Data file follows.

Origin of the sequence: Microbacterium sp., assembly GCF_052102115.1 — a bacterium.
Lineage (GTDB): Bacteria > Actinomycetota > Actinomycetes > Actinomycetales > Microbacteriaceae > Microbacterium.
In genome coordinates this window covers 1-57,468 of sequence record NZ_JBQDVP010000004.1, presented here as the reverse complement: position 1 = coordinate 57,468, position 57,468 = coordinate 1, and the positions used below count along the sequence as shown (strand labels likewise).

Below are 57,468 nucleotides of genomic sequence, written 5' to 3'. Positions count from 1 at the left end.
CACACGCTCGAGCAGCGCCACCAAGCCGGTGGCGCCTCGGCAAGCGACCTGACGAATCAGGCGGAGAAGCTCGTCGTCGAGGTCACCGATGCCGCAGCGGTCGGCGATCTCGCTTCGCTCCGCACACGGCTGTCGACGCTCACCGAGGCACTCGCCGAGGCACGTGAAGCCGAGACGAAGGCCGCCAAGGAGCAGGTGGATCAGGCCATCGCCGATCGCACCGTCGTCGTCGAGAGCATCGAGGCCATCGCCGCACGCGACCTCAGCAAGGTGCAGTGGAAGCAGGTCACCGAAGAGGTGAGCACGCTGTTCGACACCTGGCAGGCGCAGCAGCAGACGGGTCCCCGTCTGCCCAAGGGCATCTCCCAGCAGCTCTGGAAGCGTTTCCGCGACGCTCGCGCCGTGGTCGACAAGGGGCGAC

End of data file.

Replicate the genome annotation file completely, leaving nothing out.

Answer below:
Origin of the sequence: Microbacterium sp., assembly GCF_052102115.1 — a bacterium.
Lineage (GTDB): Bacteria > Actinomycetota > Actinomycetes > Actinomycetales > Microbacteriaceae > Microbacterium.
In genome coordinates this window covers 1-57,468 of sequence record NZ_JBQDVP010000004.1, presented here as the reverse complement: position 1 = coordinate 57,468, position 57,468 = coordinate 1, and the positions used below count along the sequence as shown (strand labels likewise).

Below are 57,468 nucleotides of genomic sequence, written 5' to 3'. Positions count from 1 at the left end.
CACACGCTCGAGCAGCGCCACCAAGCCGGTGGCGCCTCGGCAAGCGACCTGACGAATCAGGCGGAGAAGCTCGTCGTCGAGGTCACCGATGCCGCAGCGGTCGGCGATCTCGCTTCGCTCCGCACACGGCTGTCGACGCTCACCGAGGCACTCGCCGAGGCACGTGAAGCCGAGACGAAGGCCGCCAAGGAGCAGGTGGATCAGGCCATCGCCGATCGCACCGTCGTCGTCGAGAGCATCGAGGCCATCGCCGCACGCGACCTCAGCAAGGTGCAGTGGAAGCAGGTCACCGAAGAGGTGAGCACGCTGTTCGACACCTGGCAGGCGCAGCAGCAGACGGGTCCCCGTCTGCCCAAGGGCATCTCCCAGCAGCTCTGGAAGCGTTTCCGCGACGCTCGCGCCGTGGTCGACAAGGGGCGAC